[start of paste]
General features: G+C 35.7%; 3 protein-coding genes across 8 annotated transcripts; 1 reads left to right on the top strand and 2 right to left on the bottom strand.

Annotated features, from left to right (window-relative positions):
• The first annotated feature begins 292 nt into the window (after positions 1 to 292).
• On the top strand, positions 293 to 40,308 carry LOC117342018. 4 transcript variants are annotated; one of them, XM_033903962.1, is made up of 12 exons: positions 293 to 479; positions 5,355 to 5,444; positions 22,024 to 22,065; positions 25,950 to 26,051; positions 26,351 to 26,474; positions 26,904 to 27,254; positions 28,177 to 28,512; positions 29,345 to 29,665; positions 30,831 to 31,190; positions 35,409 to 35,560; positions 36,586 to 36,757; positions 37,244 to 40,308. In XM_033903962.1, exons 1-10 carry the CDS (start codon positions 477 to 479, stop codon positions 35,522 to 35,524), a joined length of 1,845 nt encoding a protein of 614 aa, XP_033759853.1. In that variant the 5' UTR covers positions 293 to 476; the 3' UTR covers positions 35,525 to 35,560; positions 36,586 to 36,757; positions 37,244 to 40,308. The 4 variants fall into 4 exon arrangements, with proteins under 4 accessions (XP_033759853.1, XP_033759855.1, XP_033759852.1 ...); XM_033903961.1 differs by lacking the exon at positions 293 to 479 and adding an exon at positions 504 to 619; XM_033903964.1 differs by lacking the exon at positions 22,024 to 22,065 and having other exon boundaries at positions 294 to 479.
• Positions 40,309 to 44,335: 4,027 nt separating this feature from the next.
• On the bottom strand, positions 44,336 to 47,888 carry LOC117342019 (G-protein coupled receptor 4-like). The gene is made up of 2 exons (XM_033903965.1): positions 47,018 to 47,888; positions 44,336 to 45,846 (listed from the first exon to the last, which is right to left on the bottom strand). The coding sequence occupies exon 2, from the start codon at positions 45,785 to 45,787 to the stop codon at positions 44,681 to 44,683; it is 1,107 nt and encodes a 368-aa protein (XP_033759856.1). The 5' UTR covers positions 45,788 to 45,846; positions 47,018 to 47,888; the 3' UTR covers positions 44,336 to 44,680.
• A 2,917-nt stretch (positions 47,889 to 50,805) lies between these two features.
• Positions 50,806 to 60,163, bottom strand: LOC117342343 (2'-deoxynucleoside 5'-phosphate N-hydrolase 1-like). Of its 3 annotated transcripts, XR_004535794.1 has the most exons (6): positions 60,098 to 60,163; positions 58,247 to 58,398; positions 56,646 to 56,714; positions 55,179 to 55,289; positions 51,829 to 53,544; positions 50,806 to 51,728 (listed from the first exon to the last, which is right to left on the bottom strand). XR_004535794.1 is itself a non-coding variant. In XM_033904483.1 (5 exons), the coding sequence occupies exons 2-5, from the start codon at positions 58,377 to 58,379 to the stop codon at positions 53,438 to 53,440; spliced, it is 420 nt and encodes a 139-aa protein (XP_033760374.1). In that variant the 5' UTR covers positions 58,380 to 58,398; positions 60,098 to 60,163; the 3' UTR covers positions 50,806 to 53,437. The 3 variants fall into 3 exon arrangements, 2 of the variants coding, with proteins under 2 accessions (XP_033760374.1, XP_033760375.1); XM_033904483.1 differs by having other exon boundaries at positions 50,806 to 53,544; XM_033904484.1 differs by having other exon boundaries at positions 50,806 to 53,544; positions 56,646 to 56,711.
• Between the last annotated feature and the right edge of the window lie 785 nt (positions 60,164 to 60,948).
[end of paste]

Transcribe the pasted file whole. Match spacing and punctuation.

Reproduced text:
General features: G+C 35.7%; 3 protein-coding genes across 8 annotated transcripts; 1 reads left to right on the top strand and 2 right to left on the bottom strand.

Annotated features, from left to right (window-relative positions):
• The first annotated feature begins 292 nt into the window (after positions 1 to 292).
• On the top strand, positions 293 to 40,308 carry LOC117342018. 4 transcript variants are annotated; one of them, XM_033903962.1, is made up of 12 exons: positions 293 to 479; positions 5,355 to 5,444; positions 22,024 to 22,065; positions 25,950 to 26,051; positions 26,351 to 26,474; positions 26,904 to 27,254; positions 28,177 to 28,512; positions 29,345 to 29,665; positions 30,831 to 31,190; positions 35,409 to 35,560; positions 36,586 to 36,757; positions 37,244 to 40,308. In XM_033903962.1, exons 1-10 carry the CDS (start codon positions 477 to 479, stop codon positions 35,522 to 35,524), a joined length of 1,845 nt encoding a protein of 614 aa, XP_033759853.1. In that variant the 5' UTR covers positions 293 to 476; the 3' UTR covers positions 35,525 to 35,560; positions 36,586 to 36,757; positions 37,244 to 40,308. The 4 variants fall into 4 exon arrangements, with proteins under 4 accessions (XP_033759853.1, XP_033759855.1, XP_033759852.1 ...); XM_033903961.1 differs by lacking the exon at positions 293 to 479 and adding an exon at positions 504 to 619; XM_033903964.1 differs by lacking the exon at positions 22,024 to 22,065 and having other exon boundaries at positions 294 to 479.
• Positions 40,309 to 44,335: 4,027 nt separating this feature from the next.
• On the bottom strand, positions 44,336 to 47,888 carry LOC117342019 (G-protein coupled receptor 4-like). The gene is made up of 2 exons (XM_033903965.1): positions 47,018 to 47,888; positions 44,336 to 45,846 (listed from the first exon to the last, which is right to left on the bottom strand). The coding sequence occupies exon 2, from the start codon at positions 45,785 to 45,787 to the stop codon at positions 44,681 to 44,683; it is 1,107 nt and encodes a 368-aa protein (XP_033759856.1). The 5' UTR covers positions 45,788 to 45,846; positions 47,018 to 47,888; the 3' UTR covers positions 44,336 to 44,680.
• A 2,917-nt stretch (positions 47,889 to 50,805) lies between these two features.
• Positions 50,806 to 60,163, bottom strand: LOC117342343 (2'-deoxynucleoside 5'-phosphate N-hydrolase 1-like). Of its 3 annotated transcripts, XR_004535794.1 has the most exons (6): positions 60,098 to 60,163; positions 58,247 to 58,398; positions 56,646 to 56,714; positions 55,179 to 55,289; positions 51,829 to 53,544; positions 50,806 to 51,728 (listed from the first exon to the last, which is right to left on the bottom strand). XR_004535794.1 is itself a non-coding variant. In XM_033904483.1 (5 exons), the coding sequence occupies exons 2-5, from the start codon at positions 58,377 to 58,379 to the stop codon at positions 53,438 to 53,440; spliced, it is 420 nt and encodes a 139-aa protein (XP_033760374.1). In that variant the 5' UTR covers positions 58,380 to 58,398; positions 60,098 to 60,163; the 3' UTR covers positions 50,806 to 53,437. The 3 variants fall into 3 exon arrangements, 2 of the variants coding, with proteins under 2 accessions (XP_033760374.1, XP_033760375.1); XM_033904483.1 differs by having other exon boundaries at positions 50,806 to 53,544; XM_033904484.1 differs by having other exon boundaries at positions 50,806 to 53,544; positions 56,646 to 56,711.
• Between the last annotated feature and the right edge of the window lie 785 nt (positions 60,164 to 60,948).